Corporate copywriting, Maslen on Marketing

A doomed mission

Driving home from the country a few weeks ago, I overtook (at no more than the legal limit) a police car. Emblazoned along its dayglo-chequered flank was the following statement:

“Reducing fear…stopping crime…preventing disorder.”

And it made me think: why did they bother?

Now don’t get me wrong: I fully support the police in these laudable activities. But what, precisely, was the point of this statement?

Were we to think that, unless it was there, the Wiltshire constabulary might have been engaged in the reverse? “Increasing fear…encouraging crime…fomenting disorder.”

Mission or miasma?

In fact, using the Sunfish Sense Reverser (SSR) – (patent applied for) – on mission statements, and various other sales claims and slogans, will often show them up for the nebulous exercises in pointlessness they really are.

Let me give you a few more examples:

Mission statement
We aim to be the best offset litho printer in the North West.

SSR version
We aim to be the worst offset litho printer in the North West

Mission statement
We want to be the caterer of choice for office functions on the Bilbury Enterprise Park

SSR version
We don’t want any company on the Bilbury Enterprise Park to choose us as their office caterer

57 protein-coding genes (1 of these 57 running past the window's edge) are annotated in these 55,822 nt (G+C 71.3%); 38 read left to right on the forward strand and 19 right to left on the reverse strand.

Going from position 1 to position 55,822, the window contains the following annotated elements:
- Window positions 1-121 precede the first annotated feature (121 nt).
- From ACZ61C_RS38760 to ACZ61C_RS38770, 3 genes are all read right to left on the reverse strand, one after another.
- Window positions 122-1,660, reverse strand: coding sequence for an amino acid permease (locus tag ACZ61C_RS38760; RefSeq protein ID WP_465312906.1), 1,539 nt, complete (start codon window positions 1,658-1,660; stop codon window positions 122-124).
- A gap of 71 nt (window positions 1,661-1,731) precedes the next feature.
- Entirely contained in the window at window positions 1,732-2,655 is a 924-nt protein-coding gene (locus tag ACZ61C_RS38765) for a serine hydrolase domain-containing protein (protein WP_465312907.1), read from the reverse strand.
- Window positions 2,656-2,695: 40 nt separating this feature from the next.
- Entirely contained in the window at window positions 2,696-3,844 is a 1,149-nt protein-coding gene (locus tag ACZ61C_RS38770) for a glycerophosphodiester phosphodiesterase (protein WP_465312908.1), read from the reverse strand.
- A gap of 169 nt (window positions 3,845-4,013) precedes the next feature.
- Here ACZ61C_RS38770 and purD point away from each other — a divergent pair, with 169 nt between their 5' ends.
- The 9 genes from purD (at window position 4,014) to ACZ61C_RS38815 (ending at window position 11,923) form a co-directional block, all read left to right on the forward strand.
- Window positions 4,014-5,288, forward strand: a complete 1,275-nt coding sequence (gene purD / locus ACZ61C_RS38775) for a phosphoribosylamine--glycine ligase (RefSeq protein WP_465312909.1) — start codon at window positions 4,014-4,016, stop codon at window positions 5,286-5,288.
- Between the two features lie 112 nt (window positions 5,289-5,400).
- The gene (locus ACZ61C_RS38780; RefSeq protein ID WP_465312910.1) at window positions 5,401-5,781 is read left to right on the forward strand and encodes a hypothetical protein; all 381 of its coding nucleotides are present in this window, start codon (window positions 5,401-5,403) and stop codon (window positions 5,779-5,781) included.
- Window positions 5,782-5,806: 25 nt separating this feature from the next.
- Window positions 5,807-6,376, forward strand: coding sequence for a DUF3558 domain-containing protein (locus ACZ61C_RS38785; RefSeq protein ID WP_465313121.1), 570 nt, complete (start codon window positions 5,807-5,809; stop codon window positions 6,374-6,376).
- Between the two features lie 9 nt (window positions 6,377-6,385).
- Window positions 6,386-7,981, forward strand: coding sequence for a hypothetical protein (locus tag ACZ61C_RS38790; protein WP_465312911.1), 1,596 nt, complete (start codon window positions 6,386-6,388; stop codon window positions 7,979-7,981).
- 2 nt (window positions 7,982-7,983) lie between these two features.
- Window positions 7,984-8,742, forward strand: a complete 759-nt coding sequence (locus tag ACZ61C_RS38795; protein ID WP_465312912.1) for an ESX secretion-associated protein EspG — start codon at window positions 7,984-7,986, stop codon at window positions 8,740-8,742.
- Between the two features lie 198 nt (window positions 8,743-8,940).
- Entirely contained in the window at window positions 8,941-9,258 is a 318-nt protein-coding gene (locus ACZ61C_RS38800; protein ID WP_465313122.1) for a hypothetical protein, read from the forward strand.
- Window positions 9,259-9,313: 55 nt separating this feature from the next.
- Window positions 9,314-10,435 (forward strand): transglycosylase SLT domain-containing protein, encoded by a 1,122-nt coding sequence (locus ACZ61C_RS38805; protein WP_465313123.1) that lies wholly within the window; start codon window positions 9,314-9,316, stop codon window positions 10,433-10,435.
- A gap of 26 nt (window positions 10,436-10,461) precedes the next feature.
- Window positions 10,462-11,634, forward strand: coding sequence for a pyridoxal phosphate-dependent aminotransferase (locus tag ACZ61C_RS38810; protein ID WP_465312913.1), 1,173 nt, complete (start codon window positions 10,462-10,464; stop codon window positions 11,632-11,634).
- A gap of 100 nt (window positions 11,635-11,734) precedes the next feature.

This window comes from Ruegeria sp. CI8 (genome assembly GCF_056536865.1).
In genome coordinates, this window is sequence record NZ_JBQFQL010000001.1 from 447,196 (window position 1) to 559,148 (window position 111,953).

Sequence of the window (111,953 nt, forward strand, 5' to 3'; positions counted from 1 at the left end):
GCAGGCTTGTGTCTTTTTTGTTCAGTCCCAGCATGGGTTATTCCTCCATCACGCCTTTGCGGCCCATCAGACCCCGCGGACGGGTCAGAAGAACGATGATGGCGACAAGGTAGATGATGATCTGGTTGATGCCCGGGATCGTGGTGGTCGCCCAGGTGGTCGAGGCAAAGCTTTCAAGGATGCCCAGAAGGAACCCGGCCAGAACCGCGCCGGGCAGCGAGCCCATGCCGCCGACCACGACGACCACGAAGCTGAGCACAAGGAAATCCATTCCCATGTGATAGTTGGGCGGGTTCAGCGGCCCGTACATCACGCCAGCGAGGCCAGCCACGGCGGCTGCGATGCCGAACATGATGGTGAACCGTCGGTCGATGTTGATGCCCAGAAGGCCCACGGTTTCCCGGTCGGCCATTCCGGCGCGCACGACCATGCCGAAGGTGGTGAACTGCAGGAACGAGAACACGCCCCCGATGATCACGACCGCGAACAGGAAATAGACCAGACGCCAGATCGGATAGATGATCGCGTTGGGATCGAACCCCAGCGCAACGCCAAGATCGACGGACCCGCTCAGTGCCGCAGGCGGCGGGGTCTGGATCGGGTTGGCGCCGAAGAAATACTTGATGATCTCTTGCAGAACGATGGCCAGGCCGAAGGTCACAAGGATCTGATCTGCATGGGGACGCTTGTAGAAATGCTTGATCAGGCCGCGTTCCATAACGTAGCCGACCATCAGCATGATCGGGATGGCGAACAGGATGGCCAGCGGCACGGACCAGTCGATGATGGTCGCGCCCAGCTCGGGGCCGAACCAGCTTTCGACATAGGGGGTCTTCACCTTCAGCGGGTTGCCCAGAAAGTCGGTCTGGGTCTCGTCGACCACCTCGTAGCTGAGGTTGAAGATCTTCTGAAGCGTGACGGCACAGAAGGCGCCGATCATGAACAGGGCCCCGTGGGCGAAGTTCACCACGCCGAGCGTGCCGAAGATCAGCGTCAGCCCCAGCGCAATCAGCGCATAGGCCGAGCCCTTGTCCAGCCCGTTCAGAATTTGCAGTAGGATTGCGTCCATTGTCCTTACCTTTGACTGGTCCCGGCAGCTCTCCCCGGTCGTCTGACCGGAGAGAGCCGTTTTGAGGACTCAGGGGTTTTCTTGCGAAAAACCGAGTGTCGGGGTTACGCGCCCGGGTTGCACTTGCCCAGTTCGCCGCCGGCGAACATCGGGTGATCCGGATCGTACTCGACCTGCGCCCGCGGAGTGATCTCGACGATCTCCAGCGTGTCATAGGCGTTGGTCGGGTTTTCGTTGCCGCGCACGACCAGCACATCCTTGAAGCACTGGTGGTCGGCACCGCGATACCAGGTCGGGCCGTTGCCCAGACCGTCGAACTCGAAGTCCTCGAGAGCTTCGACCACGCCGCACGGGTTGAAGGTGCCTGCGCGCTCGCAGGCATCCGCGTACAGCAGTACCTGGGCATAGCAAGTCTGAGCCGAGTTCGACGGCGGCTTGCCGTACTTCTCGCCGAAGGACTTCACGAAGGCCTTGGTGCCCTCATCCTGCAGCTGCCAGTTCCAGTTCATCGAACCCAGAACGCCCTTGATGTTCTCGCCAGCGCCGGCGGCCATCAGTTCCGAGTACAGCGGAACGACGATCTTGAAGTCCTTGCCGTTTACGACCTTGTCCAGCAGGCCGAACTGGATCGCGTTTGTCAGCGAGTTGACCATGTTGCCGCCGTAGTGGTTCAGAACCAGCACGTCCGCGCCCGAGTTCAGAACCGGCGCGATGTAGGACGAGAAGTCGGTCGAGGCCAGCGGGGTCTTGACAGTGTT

Mission statement
To be a creative, responsive, cost-effective advertising agency.

SSR version
To be a hackneyed, complacent, over-priced advertising agency.

See what I mean? If the reverse of the mission statement is ridiculous, then why bother stating that you want to be the opposite?

Is this the best use of time?

Whenever I am asked about mission statements, my eyes glaze over and a picture forms in my mind.

I see ten extremely important people in a room, the opportunity cost of which alone would make the shareholders blench, tossing around descriptive phrases ranging from the bland to the bombastic.

They worry about the legality of certain claims, the possible misinterpretation of others, the precision or brand-coherence of the whole.

Many hours and meetings later, they stop. The mission statement is finished.

Nine times out of ten, the result is a consensus-driven phrase combining shaky grammar, mind-numbing blandness and tenuous relevance to the commercial goals of the organisation.

And where are the customers in all this? Are they now getting better value for money? More innovative products? Better customer service? I doubt it.

And that’s why I recently turned down the opportunity to help a company rewrite its mission statement.

Calling back to suggest alternative uses of their time and copywriting budget, I had to wait for around two minutes before their clearly disenchanted receptionist picked up my call. Hmmm.

 And my point is?

Very few businesses have got into trouble because they didn’t have a mission statement.

Plenty have through ignoring customers, running poor quality marketing campaigns, recruiting ineffective sales people or failing to communicate the benefits of doing business with them.

Given the choice, I’d write a sales letter every time.

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